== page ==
There's a theory out there, one you've probably heard on the airwaves, about how the Big Ten will look in the near future.
The gist: it'll look a lot like the distant past.
Although nine different Big Ten teams have won or shared the league title since the 2000 season, the perception held by many college football analysts and observers is that the league soon will revert back to the Big Two -- Ohio State and Michigan -- and everyone else. Both programs have stabilized under good coaches (Urban Meyer and Brady Hoke) who are recruiting at nationally elite levels, and many believe it's only a matter of time before they separate from the rest of the league.
Could the theory prove true? Absolutely. But as I've written before, I don't think it's a guarantee. Programs like Michigan State and Wisconsin likely aren't going to go away. Moreover, I've written that the Big Ten isn't better off with only two dominant programs to challenge the best of the best. The Big Ten will start competing better with the SEC when it has the same type of top-end depth as the SEC. Depth means more than two programs.
Yet after the events of this weekend -- and the past year or so -- it's worth questioning whether the Big Ten ever will have enough truly great teams.
Wisconsin, which has won 32 games the past three seasons and represented the Big Ten in the past two Rose Bowls, lost to Oregon State in stunning fashion. A program that has set offensive records the past two seasons needed more than 58 minutes to score and finished with 35 net rush yards. In Wisconsin, it goes beer, cheese, snow and a punishing run game. The Badgers' inefficiency despite boasting multiple standout backs, including 2011 Heisman Trophy finalist Montee Ball, and a group of massive linemen is baffling, so much so that head coach Bret Bielema, in an unprecedented move, dumped offensive line coach Mike Markuson on Sunday.
Other than Ohio State and Michigan, Wisconsin has been the Big Ten's most consistently solid program in the past two decades. And despite the loss of six assistant coaches and several key players, the Badgers had been projected to keep the wins coming and cruise to a Leaders Division title. Two games into the season, Wisconsin looks shaky at best. And after coming up short in the past two Rose Bowls, it's fair to wonder when Wisconsin will be back -- and if it can take that next step from really good to elite.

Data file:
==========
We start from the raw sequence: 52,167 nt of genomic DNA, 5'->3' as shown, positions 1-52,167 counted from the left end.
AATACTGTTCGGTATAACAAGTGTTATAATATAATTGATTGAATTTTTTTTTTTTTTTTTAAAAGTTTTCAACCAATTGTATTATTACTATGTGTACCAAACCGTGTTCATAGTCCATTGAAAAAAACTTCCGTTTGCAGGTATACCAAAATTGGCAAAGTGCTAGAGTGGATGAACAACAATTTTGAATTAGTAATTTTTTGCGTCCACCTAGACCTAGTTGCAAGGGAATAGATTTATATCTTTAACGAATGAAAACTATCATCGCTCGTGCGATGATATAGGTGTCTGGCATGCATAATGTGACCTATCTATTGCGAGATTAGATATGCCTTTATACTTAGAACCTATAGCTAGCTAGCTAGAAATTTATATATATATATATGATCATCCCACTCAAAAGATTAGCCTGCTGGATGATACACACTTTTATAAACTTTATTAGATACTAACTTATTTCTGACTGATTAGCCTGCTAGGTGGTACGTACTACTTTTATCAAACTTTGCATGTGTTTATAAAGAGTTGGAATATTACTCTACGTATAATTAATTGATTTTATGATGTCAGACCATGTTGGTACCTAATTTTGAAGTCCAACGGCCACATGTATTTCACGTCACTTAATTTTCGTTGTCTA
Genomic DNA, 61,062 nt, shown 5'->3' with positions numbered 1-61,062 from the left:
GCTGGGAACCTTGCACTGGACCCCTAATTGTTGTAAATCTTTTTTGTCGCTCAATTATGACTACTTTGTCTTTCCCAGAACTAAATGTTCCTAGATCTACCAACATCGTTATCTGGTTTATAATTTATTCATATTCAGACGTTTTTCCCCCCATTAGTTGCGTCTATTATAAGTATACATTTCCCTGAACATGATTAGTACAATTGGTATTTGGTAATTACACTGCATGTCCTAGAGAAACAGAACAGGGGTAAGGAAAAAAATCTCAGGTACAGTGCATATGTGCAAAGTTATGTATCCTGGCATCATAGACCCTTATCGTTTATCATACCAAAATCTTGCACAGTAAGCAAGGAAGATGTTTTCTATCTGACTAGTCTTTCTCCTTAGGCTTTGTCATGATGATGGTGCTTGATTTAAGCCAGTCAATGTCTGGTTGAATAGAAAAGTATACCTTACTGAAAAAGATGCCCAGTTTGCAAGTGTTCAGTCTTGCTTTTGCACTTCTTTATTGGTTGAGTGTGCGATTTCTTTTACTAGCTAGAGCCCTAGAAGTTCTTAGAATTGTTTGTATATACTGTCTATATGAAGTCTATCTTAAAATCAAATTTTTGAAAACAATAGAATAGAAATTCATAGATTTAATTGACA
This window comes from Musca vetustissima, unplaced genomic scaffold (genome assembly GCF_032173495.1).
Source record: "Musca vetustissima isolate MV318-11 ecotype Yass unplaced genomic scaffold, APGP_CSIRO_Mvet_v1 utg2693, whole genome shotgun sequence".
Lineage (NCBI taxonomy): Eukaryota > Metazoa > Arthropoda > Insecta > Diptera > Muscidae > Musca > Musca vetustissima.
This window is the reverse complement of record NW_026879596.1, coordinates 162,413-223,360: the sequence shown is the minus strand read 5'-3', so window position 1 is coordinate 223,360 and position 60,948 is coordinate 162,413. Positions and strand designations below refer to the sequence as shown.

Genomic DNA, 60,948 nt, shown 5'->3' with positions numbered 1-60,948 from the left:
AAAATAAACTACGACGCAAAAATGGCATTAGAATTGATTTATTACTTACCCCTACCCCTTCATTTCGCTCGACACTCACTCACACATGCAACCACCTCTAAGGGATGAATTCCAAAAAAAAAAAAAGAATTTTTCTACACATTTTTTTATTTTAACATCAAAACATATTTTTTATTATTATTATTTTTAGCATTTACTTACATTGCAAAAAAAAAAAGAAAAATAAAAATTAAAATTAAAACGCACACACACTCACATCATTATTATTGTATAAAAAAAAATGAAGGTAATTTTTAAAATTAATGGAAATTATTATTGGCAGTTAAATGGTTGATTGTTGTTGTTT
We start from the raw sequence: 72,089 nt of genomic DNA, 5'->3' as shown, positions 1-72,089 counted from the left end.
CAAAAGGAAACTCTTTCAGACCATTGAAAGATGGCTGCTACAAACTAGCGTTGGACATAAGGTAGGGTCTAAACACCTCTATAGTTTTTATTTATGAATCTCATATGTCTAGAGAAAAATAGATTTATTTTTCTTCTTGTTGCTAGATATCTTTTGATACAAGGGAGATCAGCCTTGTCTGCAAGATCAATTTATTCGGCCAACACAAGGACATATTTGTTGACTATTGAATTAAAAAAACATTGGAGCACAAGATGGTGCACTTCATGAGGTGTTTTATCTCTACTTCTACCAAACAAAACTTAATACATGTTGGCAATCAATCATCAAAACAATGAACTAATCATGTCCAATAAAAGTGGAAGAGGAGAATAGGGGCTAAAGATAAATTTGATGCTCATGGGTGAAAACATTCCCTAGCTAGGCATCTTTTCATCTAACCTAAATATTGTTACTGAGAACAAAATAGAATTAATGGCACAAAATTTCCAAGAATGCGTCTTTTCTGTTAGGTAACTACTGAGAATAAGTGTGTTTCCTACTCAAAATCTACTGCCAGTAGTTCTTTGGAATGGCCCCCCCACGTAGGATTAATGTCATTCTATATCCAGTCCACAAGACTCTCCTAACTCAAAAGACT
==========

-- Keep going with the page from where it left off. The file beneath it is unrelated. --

Nebraska was supposed to give the Big Ten another dog in the national championship fight, but Bo Pelini's program isn't close to that level right now. The Huskers talk a big game -- about winning a national title, about having a superior defensive scheme -- but they've been wildly inconsistent on the field, particularly away from Lincoln. Big Red appeared close to a big breakthrough in 2009, but since Ndamukong Suh left, the progress has stalled.
Iowa was near the top of the college football world after the 2009 season, as it nearly won the Big Ten and claimed the Orange Bowl championship. Quarterback Ricky Stanzi delivered his famous "love it or leave it" line after the Orange Bowl triumph, but the Hawkeyes have promptly left the ranks of the elite. Iowa won just eight games in 2010 despite a roster filled with NFL players. Kirk Ferentz's program since has slipped further into mediocrity, bottoming out Saturday with its second consecutive loss to Iowa State in a game where it failed to score a touchdown on its home field.
The staying power doesn't appear to be there for Nebraska and Iowa, and while Wisconsin has been good for a long time, it's debatable whether Bielema's Badgers ever will be great.
Michigan State is the other factor here. The Spartans are enjoying their best run in decades, having won 11 games in each of the past two seasons. Mark Dantonio's squad is the Big Ten's best team and the league's only legitimate BCS title contender right now. With stability at the top, upgraded facilities and good recruiting, the arrow definitely points up in East Lansing. Still, there are questions about Michigan State's staying power, given its rocky history since the mid-1960s. Only time will tell if Michigan State can keep this up and take its program to the next level.
The Big Ten has four traditional power programs in Ohio State, Michigan, Penn State and Nebraska. Penn State faces an extremely murky future because of NCAA sanctions, and Nebraska simply isn't the program it was in the mid-to-late 1990s. Although both Ohio State and Michigan have endured recent struggles, both have the ingredients in place -- tradition, facilities, national recruiting clout, strong coaching staffs, $$$ -- to get back to the top.
Everyone's trying to figure out what's wrong with the Big Ten and what it will take for the league to challenge for national titles again. The depth argument still resonates, but there are questions about whether Michigan State, Wisconsin, Nebraska and Iowa can reach the upper crust and, more importantly, stay there. And while the Big Ten has seen more diversity at the top since 2000, the league has backslid nationally.
Some folks say the Big Ten was a much better conference when the Big Two ruled the landscape.
We could soon see if they're right.